‘Rogue wave’ kills American woman, injures four others on Antarctic cruise ship

A US woman died and four other passengers were injured when a massive wave crashed into an Antarctic cruise ship during a storm as it sailed off the southernmost tip of South America, officials said Friday. The 62-year-old woman was hit by broken glass when the wave broke the windows of the cabin late Tuesday, Argentine authorities said.

The Viking Polaris cruise ship was sailing to Ushuaia in Argentina – the main departure point for expeditions to Antarctica – when there was a “rogue wave incident”, a representative of the Viking cruise company it said in a statement.

“It is with great sadness that we have confirmed that a guest has died following the incident. We have notified the guest’s family and offer our deepest sympathies,” the statement said.

The Viking Polaris ship is seen anchored in the waters of the Atlantic Ocean in Ushuaia, southern Argentina, on December 1, 2022.


Neither Viking’s statement nor Argentina’s naval prefecture identified the woman or her hometown.

In a statement to CBS News, a spokesperson for the US State Department confirmed the death and extended condolences to the family.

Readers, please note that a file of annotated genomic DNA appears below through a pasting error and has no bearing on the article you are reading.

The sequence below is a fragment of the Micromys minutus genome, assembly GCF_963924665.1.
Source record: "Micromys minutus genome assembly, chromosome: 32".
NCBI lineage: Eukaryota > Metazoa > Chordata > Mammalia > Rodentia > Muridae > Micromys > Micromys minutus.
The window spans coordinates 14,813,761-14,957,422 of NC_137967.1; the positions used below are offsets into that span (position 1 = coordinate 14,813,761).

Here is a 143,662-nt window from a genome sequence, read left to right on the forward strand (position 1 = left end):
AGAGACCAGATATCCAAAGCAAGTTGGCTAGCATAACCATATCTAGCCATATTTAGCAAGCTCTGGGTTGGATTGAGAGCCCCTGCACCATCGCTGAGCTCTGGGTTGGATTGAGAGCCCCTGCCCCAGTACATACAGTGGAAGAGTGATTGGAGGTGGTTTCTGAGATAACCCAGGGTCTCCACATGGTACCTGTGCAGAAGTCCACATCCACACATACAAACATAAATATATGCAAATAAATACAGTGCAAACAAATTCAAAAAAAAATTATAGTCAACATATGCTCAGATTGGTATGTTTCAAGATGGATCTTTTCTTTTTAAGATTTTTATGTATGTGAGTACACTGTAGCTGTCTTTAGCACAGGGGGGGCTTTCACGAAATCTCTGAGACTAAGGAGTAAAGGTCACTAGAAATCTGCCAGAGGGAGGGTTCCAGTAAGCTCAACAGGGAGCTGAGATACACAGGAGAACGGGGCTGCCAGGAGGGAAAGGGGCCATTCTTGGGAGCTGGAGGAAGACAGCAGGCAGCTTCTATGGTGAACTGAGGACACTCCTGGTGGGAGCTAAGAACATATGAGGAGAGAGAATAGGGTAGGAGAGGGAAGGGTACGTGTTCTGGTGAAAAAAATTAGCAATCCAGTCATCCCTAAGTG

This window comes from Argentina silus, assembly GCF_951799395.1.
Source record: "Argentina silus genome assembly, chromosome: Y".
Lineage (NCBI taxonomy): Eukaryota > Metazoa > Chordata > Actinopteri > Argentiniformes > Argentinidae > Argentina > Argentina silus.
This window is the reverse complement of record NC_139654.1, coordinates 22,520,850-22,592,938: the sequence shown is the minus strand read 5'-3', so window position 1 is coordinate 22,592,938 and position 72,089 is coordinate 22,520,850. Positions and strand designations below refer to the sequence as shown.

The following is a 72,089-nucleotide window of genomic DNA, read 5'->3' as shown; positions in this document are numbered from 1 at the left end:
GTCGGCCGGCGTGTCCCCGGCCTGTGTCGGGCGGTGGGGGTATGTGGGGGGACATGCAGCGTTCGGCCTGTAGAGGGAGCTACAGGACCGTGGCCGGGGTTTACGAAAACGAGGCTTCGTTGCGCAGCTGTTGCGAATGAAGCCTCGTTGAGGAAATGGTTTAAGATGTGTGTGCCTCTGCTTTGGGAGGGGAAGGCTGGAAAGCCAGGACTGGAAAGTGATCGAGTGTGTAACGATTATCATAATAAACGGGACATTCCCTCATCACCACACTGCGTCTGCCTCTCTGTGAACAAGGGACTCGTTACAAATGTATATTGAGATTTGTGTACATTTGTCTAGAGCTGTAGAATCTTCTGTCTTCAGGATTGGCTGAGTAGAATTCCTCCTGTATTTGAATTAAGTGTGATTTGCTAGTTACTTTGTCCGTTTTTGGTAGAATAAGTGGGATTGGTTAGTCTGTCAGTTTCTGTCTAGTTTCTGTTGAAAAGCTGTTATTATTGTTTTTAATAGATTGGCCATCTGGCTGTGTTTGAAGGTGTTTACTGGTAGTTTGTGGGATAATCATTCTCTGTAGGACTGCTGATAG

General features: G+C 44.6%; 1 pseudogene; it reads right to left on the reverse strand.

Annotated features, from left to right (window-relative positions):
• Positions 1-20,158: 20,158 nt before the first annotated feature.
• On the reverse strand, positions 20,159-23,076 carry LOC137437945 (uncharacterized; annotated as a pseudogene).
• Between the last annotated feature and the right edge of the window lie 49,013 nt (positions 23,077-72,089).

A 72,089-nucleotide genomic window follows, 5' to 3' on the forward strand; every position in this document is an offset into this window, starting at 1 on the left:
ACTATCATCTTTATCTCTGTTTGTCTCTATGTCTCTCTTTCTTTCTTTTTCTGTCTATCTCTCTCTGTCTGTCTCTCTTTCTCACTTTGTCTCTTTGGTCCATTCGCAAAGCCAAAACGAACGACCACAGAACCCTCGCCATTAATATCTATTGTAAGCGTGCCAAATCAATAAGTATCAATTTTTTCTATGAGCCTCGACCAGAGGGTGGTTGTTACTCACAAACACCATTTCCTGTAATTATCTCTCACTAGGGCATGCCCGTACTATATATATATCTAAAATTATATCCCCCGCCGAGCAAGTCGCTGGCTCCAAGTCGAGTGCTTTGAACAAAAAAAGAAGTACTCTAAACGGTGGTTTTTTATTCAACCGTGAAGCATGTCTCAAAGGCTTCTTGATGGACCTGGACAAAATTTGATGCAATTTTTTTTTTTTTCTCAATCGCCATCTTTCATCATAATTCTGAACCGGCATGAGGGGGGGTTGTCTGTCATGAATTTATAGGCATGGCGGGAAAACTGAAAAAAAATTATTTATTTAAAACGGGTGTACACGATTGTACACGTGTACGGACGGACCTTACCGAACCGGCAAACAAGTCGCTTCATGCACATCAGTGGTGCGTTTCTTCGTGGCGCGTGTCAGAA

“We offer all appropriate consular assistance,” the spokesman said. “Out of respect for the family at this difficult time, we have no further comment.

Four other tourists “suffered non-life-threatening injuries” and were treated on board, the cruise line said.

“We were wondering if we had hit an iceberg,” Susie Gooding, a passenger from North Carolina, said WRAL-TV. “And there are no icebergs here, but that’s the feeling.”

Gooding told the station the impact of the wave was “shocking”.

“Everything was fine until the scam wave hit and it was just sudden. Shocking,” Gooding said. “We didn’t know if we should get our gear ready to leave the ship.”

The ship suffered minor damage and was anchored off Ushuaia, 3,200 kilometers (almost 2,000 miles) from the capital Buenos Aires, with several broken windows on its sides, AFP journalists said.

Viking said it was “investigating the facts surrounding this incident”.

Scientists often refer to rogue waves as extreme storm surges, which come out of nowhere, often in an unpredictable direction, and can look like a steep wall of water, up to twice the size of the surrounding waves.

These rare killer waves were once seen as a myth reported by sailors or explorers. The polar explorer Ernest Shackleton wrote in his book about a “giant” strange wave he encountered in Antarctica in 1916.

However, scientists have learned more about them in recent decades, studying how they appear and how to predict the wall of water that can rise even in calm seas.

Viking Polaris was launched in 2022 and is the newest vessel in the company’s fleet.

The incident comes two weeks after two tourists died on another Antarctic cruise. The two men, aged 76 and 80, had left the World Explorer for an excursion in an inflatable zodiac boat that capsized near the coast.

The Associated Press contributed to this report.

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